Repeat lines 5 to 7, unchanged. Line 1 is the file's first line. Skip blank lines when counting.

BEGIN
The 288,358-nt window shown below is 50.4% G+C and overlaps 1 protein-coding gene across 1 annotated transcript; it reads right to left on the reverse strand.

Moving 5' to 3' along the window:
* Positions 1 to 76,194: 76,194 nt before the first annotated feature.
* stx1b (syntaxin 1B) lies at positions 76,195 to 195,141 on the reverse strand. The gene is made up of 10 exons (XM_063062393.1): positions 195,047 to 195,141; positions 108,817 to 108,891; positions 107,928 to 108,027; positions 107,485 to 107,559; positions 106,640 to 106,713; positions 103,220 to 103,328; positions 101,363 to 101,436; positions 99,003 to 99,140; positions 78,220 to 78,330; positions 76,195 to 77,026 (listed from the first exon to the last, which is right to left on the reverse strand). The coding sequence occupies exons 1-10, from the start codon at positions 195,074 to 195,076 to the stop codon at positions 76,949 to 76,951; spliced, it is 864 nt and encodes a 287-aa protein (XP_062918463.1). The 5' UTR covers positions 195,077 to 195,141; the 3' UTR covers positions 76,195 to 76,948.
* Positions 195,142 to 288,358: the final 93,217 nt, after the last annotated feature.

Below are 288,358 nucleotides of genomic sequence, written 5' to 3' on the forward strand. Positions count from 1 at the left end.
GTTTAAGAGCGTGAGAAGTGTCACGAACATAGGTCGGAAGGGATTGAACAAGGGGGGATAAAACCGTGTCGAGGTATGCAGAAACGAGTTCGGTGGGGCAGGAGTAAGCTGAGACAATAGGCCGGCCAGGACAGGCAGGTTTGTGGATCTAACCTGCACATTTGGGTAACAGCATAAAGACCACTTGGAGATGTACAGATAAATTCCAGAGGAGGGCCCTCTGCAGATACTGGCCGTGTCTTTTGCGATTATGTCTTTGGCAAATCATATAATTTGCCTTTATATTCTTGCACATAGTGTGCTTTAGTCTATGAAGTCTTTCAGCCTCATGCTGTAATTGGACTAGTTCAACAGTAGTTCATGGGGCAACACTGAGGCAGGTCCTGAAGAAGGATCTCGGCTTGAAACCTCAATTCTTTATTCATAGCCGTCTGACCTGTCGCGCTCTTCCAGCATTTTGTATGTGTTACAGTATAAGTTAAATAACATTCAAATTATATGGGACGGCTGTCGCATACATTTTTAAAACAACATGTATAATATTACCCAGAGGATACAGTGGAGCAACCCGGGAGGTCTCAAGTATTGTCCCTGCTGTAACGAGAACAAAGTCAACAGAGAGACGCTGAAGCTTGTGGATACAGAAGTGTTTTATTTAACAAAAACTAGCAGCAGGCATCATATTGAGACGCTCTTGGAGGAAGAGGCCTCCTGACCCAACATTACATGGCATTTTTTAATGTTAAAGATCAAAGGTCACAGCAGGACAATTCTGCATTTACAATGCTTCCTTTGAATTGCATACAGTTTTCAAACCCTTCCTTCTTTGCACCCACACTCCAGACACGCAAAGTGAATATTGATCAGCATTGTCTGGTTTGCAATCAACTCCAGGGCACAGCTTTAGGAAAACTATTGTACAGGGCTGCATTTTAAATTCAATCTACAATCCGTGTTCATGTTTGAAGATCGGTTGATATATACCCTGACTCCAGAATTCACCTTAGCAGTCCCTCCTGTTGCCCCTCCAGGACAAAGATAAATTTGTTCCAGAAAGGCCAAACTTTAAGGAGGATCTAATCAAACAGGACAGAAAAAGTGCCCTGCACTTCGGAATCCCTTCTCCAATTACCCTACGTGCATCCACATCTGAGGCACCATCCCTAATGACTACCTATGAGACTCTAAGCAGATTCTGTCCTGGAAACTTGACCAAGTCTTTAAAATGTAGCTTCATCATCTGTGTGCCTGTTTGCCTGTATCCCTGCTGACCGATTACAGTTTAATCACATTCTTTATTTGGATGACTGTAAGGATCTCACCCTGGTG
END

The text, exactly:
* Positions 195,142 to 288,358: the final 93,217 nt, after the last annotated feature.

Below are 288,358 nucleotides of genomic sequence, written 5' to 3' on the forward strand. Positions count from 1 at the left end.
GTTTAAGAGCGTGAGAAGTGTCACGAACATAGGTCGGAAGGGATTGAACAAGGGGGGATAAAACCGTGTCGAGGTATGCAGAAACGAGTTCGGTGGGGCAGGAGTAAGCTGAGACAATAGGCCGGCCAGGACAGGCAGGTTTGTGGATCTAACCTGCACATTTGGGTAACAGCATAAAGACCACTTGGAGATGTACAGATAAATTCCAGAGGAGGGCCCTCTGCAGATACTGGCCGTGTCTTTTGCGATTATGTCTTTGGCAAATCATATAATTTGCCTTTATATTCTTGCACATAGTGTGCTTTAGTCTATGAAGTCTTTCAGCCTCATGCTGTAATTGGACTAGTTCAACAGTAGTTCATGGGGCAACACTGAGGCAGGTCCTGAAGAAGGATCTCGGCTTGAAACCTCAATTCTTTATTCATAGCCGTCTGACCTGTCGCGCTCTTCCAGCATTTTGTATGTGTTACAGTATAAGTTAAATAACATTCAAATTATATGGGACGGCTGTCGCATACATTTTTAAAACAACATGTATAATATTACCCAGAGGATACAGTGGAGCAACCCGGGAGGTCTCAAGTATTGTCCCTGCTGTAACGAGAACAAAGTCAACAGAGAGACGCTGAAGCTTGTGGATACAGAAGTGTTTTATTTAACAAAAACTAGCAGCAGGCATCATATTGAGACGCTCTTGGAGGAAGAGGCCTCCTGACCCAACATTACATGGCATTTTTTAATGTTAAAGATCAAAGGTCACAGCAGGACAATTCTGCATTTACAATGCTTCCTTTGAATTGCATACAGTTTTCAAACCCTTCCTTCTTTGCACCCACACTCCAGACACGCAAAGTGAATATTGATCAGCATTGTCTGGTTTGCAATCAACTCCAGGGCACAGCTTTAGGAAAACTATTGTACAGGGCTGCATTTTAAATTCAATCTACAATCCGTGTTCATGTTTGAAGATCGGTTGATATATACCCTGACTCCAGAATTCACCTTAGCAGTCCCTCCTGTTGCCCCTCCAGGACAAAGATAAATTTGTTCCAGAAAGGCCAAACTTTAAGGAGGATCTAATCAAACAGGACAGAAAAAGTGCCCTGCACTTCGGAATCCCTTCTCCAATTACCCTACGTGCATCCACATCTGAGGCACCATCCCTAATGACTACCTATGAGACTCTAAGCAGATTCTGTCCTGGAAACTTGACCAAGTCTTTAAAATGTAGCTTCATCATCTGTGTGCCTGTTTGCCTGTATCCCTGCTGACCGATTACAGTTTAATCACATTCTTTATTTGGATGACTGTAAGGATCTCACCCTGGTG